I started using Debian in late 2002, today I am a Debian package maintainer and use it full time every day at my job as a Debian Sysadmin. On the flip side I’m also an Ubuntu enthusiast and now an official Member of the project, I use Xubuntu (XFCE version of Ubuntu) on my desktop, work extensively with the Ubuntu community, and attend and help organize events with the Ubuntu team here in Pennsylvania. My work with Debian trickles down into Ubuntu, as almost all of the work in Debian does, the packages I maintain end up in Ubuntu repositories, the tools developed for Debian are adopted by Ubuntu.
With the release of Debian Etch as stable a couple months ago there have been several articles circulating comparing these two distributions (such as: Debian as a desktop system: A good alternative to Ubuntu by Yousef Ourabi). I’ve also found myself in conversations with several people of various backgrounds about this, including Don Crowder, a hobbist who recently wrote Slowly Closing Old Windows (Living On The Etch).
The result of all this discussion has been pretty much as I expected.
Most agree that with the release of Debian Etch, with its very intuitive installer that even makes things like setting up LVM and software RAID a breeze, there is now a stable Debian distribution that is close to the usability level of Ubuntu as long as you have well-supported hardware and don’t mind using slightly older software. The age of packages is an important consideration for people, and this can go both ways. Some people prefer the older, thoroughly tested packages included in Debian Stable, others want the similiarly stable but consistently newer packages in Ubuntu Stable. Speed is important as well, a couple people I spoke with were unimpressed with the “bloat” that a full default Ubuntu install brings along, and at times expressed that newer desktop environments were slower and heavier in general than the older ones, thus creating a preference for the older packages in Debian.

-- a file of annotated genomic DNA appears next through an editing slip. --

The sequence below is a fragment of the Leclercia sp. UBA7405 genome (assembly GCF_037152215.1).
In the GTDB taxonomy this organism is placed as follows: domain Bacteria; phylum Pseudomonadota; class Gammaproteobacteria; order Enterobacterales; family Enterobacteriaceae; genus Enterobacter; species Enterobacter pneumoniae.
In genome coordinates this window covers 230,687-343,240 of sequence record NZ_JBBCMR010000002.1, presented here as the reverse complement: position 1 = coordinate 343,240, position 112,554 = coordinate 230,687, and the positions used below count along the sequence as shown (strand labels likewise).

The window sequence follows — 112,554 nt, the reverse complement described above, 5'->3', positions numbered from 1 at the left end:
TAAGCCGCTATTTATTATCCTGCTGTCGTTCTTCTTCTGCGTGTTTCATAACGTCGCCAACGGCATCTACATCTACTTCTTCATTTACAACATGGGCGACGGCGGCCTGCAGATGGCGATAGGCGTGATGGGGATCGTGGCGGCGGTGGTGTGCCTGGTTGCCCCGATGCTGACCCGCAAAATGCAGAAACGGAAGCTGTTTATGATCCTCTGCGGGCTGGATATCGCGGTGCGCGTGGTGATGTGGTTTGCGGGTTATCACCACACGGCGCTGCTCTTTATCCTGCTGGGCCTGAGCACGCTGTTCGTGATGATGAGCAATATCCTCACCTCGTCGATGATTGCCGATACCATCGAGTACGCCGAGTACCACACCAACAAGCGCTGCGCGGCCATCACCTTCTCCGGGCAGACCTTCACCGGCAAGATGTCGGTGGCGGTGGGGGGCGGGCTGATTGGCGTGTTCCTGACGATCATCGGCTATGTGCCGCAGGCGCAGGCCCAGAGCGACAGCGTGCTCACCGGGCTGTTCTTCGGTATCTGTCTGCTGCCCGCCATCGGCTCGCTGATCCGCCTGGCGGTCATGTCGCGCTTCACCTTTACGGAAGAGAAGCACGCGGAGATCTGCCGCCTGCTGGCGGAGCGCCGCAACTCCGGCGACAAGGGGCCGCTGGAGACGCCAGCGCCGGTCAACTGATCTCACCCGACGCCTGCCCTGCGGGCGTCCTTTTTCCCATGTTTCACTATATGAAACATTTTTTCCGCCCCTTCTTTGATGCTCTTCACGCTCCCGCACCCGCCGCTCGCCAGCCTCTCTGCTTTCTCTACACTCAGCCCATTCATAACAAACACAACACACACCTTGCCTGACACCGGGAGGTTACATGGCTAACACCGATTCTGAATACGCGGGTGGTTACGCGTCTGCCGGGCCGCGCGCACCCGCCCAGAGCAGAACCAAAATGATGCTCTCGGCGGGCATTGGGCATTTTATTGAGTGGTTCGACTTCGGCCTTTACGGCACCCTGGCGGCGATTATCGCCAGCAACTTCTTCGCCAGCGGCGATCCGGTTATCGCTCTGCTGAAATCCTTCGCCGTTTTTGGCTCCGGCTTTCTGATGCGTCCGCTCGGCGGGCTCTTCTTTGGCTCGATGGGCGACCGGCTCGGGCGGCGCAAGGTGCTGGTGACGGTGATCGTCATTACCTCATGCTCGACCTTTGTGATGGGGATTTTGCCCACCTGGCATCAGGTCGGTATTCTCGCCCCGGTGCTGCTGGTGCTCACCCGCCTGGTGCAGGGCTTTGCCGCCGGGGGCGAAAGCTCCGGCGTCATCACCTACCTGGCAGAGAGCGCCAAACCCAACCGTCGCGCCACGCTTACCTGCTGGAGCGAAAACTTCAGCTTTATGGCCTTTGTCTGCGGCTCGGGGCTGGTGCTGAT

Today I continue to use Xubuntu on my desktop, I did a server install which decreases much of the previously mentioned bloat. I did switch back to Debian on my laptop for a couple reasons, I wanted to consolidate my Debian development onto one machine, and I fell into the old hardware camp where the older version of XFCE in Debian simply ran faster than the version in Xubuntu. The wireless on my Debian laptop gives me some trouble, and requires manual configuration, but it’s something I can live with and is part of the “well-supported hardware” caveat.
So, as usual with Linux, which you decide to use boils down to what you need and want with a system, give them both a whirl! See what works for you. I know I’ll be using both distributions for the foreseeable future.
Finally, perhaps more important than these comparisons, is the fact that people are finally starting to take Linux on the Desktop seriously. Dell is now offering consumer-level PCs and laptops with Ubuntu, the company I work for now has a client that uses Kubuntu (Ubuntu with KDE) desktops rather than Windows. A recent local Ubuntu event at a primarily Windows and Mac-based Computer Society in my area created a buzz that the group’s president told us was quite impressive, and has invited the Ubuntu team to return. This is very good news for all of Linux.